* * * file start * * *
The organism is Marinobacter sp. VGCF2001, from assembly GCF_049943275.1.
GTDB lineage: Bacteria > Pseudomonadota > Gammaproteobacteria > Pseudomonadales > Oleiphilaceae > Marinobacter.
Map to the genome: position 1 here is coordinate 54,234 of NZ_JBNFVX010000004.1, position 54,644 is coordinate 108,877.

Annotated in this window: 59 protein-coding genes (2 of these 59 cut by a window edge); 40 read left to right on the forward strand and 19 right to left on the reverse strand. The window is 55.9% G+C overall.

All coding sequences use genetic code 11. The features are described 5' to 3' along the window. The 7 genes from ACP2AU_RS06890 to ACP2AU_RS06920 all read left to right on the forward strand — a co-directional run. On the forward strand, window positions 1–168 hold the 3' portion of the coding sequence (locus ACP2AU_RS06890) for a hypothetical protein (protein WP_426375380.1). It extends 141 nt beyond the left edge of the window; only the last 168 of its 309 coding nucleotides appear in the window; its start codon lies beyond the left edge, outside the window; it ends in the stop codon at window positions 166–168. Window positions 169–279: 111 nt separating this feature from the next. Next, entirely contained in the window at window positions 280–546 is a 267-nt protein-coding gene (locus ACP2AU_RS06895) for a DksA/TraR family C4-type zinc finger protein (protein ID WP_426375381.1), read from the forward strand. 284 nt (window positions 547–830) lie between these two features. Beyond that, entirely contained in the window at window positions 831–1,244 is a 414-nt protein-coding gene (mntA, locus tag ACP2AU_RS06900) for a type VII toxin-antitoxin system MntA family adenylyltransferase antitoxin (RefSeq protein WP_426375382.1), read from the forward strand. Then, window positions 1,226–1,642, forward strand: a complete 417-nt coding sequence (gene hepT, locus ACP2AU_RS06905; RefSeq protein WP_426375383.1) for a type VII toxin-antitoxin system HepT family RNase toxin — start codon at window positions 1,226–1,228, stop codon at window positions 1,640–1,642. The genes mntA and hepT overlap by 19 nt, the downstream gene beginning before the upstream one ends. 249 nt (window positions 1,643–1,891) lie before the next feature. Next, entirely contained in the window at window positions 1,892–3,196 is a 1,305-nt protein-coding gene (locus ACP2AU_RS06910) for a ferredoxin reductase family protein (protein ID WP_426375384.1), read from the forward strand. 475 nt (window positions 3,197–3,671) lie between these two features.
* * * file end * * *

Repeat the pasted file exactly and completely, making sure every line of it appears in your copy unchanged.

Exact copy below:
The organism is Marinobacter sp. VGCF2001, from assembly GCF_049943275.1.
GTDB lineage: Bacteria > Pseudomonadota > Gammaproteobacteria > Pseudomonadales > Oleiphilaceae > Marinobacter.
Map to the genome: position 1 here is coordinate 54,234 of NZ_JBNFVX010000004.1, position 54,644 is coordinate 108,877.

Annotated in this window: 59 protein-coding genes (2 of these 59 cut by a window edge); 40 read left to right on the forward strand and 19 right to left on the reverse strand. The window is 55.9% G+C overall.

All coding sequences use genetic code 11. The features are described 5' to 3' along the window. The 7 genes from ACP2AU_RS06890 to ACP2AU_RS06920 all read left to right on the forward strand — a co-directional run. On the forward strand, window positions 1–168 hold the 3' portion of the coding sequence (locus ACP2AU_RS06890) for a hypothetical protein (protein WP_426375380.1). It extends 141 nt beyond the left edge of the window; only the last 168 of its 309 coding nucleotides appear in the window; its start codon lies beyond the left edge, outside the window; it ends in the stop codon at window positions 166–168. Window positions 169–279: 111 nt separating this feature from the next. Next, entirely contained in the window at window positions 280–546 is a 267-nt protein-coding gene (locus ACP2AU_RS06895) for a DksA/TraR family C4-type zinc finger protein (protein ID WP_426375381.1), read from the forward strand. 284 nt (window positions 547–830) lie between these two features. Beyond that, entirely contained in the window at window positions 831–1,244 is a 414-nt protein-coding gene (mntA, locus tag ACP2AU_RS06900) for a type VII toxin-antitoxin system MntA family adenylyltransferase antitoxin (RefSeq protein WP_426375382.1), read from the forward strand. Then, window positions 1,226–1,642, forward strand: a complete 417-nt coding sequence (gene hepT, locus ACP2AU_RS06905; RefSeq protein WP_426375383.1) for a type VII toxin-antitoxin system HepT family RNase toxin — start codon at window positions 1,226–1,228, stop codon at window positions 1,640–1,642. The genes mntA and hepT overlap by 19 nt, the downstream gene beginning before the upstream one ends. 249 nt (window positions 1,643–1,891) lie before the next feature. Next, entirely contained in the window at window positions 1,892–3,196 is a 1,305-nt protein-coding gene (locus ACP2AU_RS06910) for a ferredoxin reductase family protein (protein ID WP_426375384.1), read from the forward strand. 475 nt (window positions 3,197–3,671) lie between these two features.